BLONDELL CUMMINGS: The kitchen was the same. The table was enamel table, common to our class. Easy to clean, was wooden under corners for indigent and old cockroaches couldn't make the kitchen sink.

PALOMA MCGREGOR:Blondell’s signature staccato movement had a visual effect like flipping through a stop-motion photo album. One moment, her head is thrown back in laughter. A couple of quick, successive movements later, she’s doubled over in grief. I was both stunned and affirmed in witnessing this work, a legacy I considered myself an inheritor of -- yet had not encountered before. But it wasn’t until recently, when I saw a clip from 1984 of a performance at the Pillow’s legendary Inside-Out Stage, that I understood more deeply her innovative work’s roots.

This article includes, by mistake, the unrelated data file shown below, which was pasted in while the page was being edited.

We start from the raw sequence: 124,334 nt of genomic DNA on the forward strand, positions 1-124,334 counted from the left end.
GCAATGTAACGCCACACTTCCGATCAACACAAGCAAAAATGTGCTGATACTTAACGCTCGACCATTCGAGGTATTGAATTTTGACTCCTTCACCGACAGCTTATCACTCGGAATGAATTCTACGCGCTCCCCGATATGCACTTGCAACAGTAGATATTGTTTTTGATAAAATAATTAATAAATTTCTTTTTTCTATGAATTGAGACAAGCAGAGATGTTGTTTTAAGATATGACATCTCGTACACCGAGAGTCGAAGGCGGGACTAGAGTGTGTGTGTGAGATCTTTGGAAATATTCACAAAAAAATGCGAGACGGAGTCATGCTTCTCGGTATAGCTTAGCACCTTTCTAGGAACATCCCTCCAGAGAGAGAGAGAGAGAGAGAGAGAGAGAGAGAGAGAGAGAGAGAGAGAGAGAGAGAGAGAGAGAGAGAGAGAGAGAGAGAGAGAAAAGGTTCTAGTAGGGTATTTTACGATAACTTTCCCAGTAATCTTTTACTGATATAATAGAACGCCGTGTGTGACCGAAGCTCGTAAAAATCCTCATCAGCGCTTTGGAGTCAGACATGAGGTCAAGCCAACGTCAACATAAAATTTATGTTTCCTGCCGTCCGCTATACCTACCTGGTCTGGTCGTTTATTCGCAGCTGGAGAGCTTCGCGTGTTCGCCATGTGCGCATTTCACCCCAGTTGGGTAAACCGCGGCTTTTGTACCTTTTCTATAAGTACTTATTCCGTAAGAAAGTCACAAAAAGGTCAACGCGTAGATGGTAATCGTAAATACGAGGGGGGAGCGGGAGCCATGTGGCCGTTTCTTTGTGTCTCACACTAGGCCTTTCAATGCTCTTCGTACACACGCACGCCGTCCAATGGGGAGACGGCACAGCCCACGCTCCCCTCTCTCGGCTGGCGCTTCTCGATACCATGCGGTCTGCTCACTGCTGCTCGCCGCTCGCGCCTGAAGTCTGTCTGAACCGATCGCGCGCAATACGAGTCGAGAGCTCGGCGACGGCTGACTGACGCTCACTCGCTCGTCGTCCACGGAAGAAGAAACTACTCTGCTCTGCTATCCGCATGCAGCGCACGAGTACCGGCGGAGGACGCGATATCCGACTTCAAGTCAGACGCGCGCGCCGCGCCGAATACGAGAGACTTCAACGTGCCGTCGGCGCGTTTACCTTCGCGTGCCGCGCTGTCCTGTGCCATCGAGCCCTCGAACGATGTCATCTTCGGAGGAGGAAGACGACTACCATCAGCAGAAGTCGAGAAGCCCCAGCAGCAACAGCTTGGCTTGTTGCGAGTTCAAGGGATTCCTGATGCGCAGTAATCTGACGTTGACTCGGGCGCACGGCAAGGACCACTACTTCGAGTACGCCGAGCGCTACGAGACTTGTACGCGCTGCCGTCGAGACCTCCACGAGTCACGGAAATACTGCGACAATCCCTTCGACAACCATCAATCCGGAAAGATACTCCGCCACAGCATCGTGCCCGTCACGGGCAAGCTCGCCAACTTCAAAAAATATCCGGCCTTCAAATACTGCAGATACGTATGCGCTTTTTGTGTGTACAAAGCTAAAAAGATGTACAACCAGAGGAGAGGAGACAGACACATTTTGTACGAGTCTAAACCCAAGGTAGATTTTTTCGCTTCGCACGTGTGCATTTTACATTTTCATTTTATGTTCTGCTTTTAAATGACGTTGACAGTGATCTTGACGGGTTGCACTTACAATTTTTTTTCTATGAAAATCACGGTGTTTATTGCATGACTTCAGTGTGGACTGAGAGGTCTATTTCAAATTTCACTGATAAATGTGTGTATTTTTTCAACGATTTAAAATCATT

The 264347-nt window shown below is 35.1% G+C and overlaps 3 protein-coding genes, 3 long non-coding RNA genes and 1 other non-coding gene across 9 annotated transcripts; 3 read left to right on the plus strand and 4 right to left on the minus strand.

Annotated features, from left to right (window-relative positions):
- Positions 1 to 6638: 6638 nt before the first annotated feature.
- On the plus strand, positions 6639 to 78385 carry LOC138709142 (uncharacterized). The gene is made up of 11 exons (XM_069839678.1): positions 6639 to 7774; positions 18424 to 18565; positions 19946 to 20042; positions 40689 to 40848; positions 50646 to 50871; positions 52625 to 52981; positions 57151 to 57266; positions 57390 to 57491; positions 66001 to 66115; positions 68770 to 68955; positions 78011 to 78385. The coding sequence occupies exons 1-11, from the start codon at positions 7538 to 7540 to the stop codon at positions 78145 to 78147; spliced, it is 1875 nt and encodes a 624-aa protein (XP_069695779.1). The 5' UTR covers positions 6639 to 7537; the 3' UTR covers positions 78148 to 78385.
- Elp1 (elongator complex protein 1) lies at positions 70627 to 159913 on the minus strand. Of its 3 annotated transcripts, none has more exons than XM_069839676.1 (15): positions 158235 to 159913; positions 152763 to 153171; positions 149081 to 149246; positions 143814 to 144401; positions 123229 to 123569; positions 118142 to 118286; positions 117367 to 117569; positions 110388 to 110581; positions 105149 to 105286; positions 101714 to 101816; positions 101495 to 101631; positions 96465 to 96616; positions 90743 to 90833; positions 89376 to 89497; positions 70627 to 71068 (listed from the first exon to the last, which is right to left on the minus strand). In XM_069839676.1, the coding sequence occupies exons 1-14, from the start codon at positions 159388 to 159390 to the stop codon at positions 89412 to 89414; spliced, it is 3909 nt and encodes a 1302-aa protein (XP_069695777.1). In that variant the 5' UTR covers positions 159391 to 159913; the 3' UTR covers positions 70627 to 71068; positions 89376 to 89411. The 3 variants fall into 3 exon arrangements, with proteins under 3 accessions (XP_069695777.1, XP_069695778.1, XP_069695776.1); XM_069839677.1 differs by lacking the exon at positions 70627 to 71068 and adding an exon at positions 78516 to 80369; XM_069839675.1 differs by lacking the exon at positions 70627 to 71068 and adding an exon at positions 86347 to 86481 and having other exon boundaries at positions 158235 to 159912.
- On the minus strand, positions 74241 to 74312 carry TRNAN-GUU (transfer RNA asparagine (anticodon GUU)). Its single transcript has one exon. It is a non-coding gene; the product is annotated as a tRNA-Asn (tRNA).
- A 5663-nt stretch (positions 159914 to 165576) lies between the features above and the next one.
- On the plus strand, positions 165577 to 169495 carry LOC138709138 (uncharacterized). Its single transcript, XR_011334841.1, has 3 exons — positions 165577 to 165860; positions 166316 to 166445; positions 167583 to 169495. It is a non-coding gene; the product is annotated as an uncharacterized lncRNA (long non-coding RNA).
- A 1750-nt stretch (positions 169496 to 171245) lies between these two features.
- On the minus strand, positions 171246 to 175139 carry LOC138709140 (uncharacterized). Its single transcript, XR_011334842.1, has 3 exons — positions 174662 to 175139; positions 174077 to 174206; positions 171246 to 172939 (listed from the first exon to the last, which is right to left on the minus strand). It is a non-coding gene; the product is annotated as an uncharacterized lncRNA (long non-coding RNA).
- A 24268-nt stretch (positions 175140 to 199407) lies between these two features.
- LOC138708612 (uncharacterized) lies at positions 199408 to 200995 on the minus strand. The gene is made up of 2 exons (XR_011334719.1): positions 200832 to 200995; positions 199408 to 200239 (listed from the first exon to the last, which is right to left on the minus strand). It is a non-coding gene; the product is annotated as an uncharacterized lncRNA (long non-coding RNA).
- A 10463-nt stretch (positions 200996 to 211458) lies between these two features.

BLONDELL CUMMINGS: When I was about 11 years old, my father gave me a camera. And it opened up a whole new world. I started focusing on people and really looking at portraits with, you know, studying people. And the thing that I liked most about photography was that I could look at a picture a week later, two months later, six months later, and it would always bring me back to that moment in time in which that picture was taken and all the events around it. And so, when I started studying dance, the thing that I noticed is that once the performance was over, that was it. And, also, that people didn't have the same kind of memory recall to to that fleeting image. So, what I decided to do to work on something that I'm still working on is a combination of photographic image with the kinetic energy and try to put them together. So, what I'm going to show you now is a small part of a study, but it is something that you will tend to see in my work, and I call it moving pictures.